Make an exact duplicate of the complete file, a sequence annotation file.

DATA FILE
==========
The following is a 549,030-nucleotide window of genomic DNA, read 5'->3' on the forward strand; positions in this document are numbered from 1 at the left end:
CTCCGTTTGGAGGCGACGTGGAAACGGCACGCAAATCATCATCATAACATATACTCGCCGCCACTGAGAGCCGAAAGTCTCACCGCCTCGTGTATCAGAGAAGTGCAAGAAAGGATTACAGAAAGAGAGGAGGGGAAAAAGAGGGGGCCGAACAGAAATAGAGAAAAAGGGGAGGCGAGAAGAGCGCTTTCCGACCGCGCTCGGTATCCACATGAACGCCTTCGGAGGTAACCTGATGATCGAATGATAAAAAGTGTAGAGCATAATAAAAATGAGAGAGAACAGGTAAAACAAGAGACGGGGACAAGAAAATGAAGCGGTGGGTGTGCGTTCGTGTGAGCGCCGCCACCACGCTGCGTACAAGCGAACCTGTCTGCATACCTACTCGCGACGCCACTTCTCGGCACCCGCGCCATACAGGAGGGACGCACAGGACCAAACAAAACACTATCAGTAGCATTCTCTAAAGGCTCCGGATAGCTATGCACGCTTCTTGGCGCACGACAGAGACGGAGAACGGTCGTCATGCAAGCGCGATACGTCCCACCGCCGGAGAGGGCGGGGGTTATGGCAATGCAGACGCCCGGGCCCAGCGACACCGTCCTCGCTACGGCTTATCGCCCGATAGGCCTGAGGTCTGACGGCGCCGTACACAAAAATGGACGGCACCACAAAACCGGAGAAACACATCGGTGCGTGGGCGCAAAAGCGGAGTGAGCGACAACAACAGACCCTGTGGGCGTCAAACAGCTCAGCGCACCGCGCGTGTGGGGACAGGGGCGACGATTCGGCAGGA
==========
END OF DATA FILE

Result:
The following is a 549,030-nucleotide window of genomic DNA, read 5'->3' on the forward strand; positions in this document are numbered from 1 at the left end:
CTCCGTTTGGAGGCGACGTGGAAACGGCACGCAAATCATCATCATAACATATACTCGCCGCCACTGAGAGCCGAAAGTCTCACCGCCTCGTGTATCAGAGAAGTGCAAGAAAGGATTACAGAAAGAGAGGAGGGGAAAAAGAGGGGGCCGAACAGAAATAGAGAAAAAGGGGAGGCGAGAAGAGCGCTTTCCGACCGCGCTCGGTATCCACATGAACGCCTTCGGAGGTAACCTGATGATCGAATGATAAAAAGTGTAGAGCATAATAAAAATGAGAGAGAACAGGTAAAACAAGAGACGGGGACAAGAAAATGAAGCGGTGGGTGTGCGTTCGTGTGAGCGCCGCCACCACGCTGCGTACAAGCGAACCTGTCTGCATACCTACTCGCGACGCCACTTCTCGGCACCCGCGCCATACAGGAGGGACGCACAGGACCAAACAAAACACTATCAGTAGCATTCTCTAAAGGCTCCGGATAGCTATGCACGCTTCTTGGCGCACGACAGAGACGGAGAACGGTCGTCATGCAAGCGCGATACGTCCCACCGCCGGAGAGGGCGGGGGTTATGGCAATGCAGACGCCCGGGCCCAGCGACACCGTCCTCGCTACGGCTTATCGCCCGATAGGCCTGAGGTCTGACGGCGCCGTACACAAAAATGGACGGCACCACAAAACCGGAGAAACACATCGGTGCGTGGGCGCAAAAGCGGAGTGAGCGACAACAACAGACCCTGTGGGCGTCAAACAGCTCAGCGCACCGCGCGTGTGGGGACAGGGGCGACGATTCGGCAGGA